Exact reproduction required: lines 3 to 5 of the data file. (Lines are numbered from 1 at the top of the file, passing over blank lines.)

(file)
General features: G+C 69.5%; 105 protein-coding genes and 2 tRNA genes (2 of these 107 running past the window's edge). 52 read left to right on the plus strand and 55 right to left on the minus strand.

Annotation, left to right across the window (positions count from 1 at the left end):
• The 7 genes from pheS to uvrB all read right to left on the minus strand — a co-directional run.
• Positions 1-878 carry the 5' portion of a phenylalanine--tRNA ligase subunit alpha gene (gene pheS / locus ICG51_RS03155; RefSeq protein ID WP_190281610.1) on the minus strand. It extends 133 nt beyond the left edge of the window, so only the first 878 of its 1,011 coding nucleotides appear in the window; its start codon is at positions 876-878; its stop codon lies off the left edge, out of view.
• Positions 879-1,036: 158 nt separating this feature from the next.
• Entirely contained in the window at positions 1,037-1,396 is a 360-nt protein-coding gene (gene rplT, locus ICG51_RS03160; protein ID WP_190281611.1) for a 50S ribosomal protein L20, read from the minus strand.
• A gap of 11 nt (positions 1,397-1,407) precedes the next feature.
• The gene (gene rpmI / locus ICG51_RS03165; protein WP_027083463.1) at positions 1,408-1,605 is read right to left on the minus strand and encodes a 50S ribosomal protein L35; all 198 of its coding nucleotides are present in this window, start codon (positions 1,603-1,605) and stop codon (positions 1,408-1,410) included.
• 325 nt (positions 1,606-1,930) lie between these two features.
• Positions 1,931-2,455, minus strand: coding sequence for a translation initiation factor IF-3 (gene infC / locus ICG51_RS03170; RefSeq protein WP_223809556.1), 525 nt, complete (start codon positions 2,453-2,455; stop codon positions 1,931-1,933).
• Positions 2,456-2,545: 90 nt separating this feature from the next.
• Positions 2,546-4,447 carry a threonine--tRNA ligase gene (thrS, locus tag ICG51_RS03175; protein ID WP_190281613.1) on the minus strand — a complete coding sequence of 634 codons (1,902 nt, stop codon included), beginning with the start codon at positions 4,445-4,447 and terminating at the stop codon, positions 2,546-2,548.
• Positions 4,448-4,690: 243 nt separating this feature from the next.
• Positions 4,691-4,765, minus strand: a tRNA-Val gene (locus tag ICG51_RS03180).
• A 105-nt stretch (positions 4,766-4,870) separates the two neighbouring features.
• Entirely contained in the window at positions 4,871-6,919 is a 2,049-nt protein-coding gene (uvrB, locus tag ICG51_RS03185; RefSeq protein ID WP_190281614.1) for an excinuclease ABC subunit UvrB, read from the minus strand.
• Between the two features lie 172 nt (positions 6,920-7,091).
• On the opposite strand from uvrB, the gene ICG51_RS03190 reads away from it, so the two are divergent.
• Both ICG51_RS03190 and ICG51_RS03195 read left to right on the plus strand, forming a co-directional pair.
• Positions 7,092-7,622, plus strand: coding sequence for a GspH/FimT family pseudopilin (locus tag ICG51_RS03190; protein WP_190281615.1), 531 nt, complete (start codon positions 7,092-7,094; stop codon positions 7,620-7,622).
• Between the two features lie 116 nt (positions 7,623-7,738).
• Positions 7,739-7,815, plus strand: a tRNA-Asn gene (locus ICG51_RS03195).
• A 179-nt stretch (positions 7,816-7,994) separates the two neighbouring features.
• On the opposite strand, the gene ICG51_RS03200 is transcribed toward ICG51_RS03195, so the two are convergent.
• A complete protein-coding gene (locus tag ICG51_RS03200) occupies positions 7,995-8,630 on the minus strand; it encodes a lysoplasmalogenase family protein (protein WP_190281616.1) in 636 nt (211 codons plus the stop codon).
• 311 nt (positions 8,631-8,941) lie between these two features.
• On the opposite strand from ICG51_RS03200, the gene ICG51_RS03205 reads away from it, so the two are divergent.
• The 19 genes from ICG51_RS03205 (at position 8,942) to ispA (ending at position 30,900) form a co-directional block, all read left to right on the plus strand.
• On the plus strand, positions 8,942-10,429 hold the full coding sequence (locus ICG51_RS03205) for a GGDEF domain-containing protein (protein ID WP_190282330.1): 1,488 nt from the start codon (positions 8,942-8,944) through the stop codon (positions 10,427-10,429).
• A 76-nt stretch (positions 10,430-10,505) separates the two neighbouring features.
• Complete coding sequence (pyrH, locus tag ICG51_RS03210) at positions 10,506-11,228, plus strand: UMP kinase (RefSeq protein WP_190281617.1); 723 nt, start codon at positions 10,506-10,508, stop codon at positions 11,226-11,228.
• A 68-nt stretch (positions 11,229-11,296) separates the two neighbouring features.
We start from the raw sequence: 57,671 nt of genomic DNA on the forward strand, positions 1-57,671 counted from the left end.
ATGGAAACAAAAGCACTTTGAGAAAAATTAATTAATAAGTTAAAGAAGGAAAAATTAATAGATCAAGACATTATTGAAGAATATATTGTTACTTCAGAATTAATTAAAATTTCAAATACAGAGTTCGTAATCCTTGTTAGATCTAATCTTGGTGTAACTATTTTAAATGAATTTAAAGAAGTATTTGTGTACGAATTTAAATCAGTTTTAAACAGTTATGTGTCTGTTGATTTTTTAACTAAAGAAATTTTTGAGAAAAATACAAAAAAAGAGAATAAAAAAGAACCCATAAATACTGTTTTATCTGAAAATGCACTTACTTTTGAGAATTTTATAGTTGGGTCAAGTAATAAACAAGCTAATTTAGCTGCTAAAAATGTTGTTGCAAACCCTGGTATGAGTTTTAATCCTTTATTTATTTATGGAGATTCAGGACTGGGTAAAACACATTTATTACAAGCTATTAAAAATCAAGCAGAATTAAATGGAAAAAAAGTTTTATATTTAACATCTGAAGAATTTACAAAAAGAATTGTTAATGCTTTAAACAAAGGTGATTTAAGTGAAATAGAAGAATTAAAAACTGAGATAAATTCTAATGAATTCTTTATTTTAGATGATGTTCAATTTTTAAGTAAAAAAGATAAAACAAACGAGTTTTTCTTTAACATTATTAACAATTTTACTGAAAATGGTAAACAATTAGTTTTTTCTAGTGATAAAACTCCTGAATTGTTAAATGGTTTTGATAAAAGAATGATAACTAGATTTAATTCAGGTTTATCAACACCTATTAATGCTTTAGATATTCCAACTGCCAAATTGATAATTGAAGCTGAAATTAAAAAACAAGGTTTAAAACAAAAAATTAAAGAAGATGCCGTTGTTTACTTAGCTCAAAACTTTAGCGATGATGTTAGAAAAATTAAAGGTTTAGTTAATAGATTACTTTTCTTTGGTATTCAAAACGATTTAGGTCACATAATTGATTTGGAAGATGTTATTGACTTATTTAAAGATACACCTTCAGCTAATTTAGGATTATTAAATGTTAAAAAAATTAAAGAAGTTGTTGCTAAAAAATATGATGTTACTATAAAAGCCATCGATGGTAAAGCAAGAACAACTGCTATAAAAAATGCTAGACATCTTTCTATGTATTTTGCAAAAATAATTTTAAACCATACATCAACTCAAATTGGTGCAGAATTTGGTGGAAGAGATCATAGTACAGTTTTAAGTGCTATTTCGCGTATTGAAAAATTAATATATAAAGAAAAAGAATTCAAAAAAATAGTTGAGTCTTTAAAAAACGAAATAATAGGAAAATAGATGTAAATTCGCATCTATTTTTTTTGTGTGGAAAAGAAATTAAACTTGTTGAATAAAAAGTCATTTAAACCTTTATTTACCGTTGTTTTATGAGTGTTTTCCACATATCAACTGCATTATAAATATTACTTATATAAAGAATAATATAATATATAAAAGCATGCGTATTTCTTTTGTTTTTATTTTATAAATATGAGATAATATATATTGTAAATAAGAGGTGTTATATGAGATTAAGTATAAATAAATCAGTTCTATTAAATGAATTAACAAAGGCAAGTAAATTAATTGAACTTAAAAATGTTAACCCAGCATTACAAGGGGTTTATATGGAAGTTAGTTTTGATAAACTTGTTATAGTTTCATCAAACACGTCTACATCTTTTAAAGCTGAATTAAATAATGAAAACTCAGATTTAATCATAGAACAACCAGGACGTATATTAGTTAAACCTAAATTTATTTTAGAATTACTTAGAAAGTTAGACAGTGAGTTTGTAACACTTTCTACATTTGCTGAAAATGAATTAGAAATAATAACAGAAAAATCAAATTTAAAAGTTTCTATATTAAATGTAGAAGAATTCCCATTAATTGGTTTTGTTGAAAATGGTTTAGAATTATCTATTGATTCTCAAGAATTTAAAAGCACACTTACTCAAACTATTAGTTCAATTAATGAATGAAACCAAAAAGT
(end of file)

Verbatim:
• The 7 genes from pheS to uvrB all read right to left on the minus strand — a co-directional run.
• Positions 1-878 carry the 5' portion of a phenylalanine--tRNA ligase subunit alpha gene (gene pheS / locus ICG51_RS03155; RefSeq protein ID WP_190281610.1) on the minus strand. It extends 133 nt beyond the left edge of the window, so only the first 878 of its 1,011 coding nucleotides appear in the window; its start codon is at positions 876-878; its stop codon lies off the left edge, out of view.
• Positions 879-1,036: 158 nt separating this feature from the next.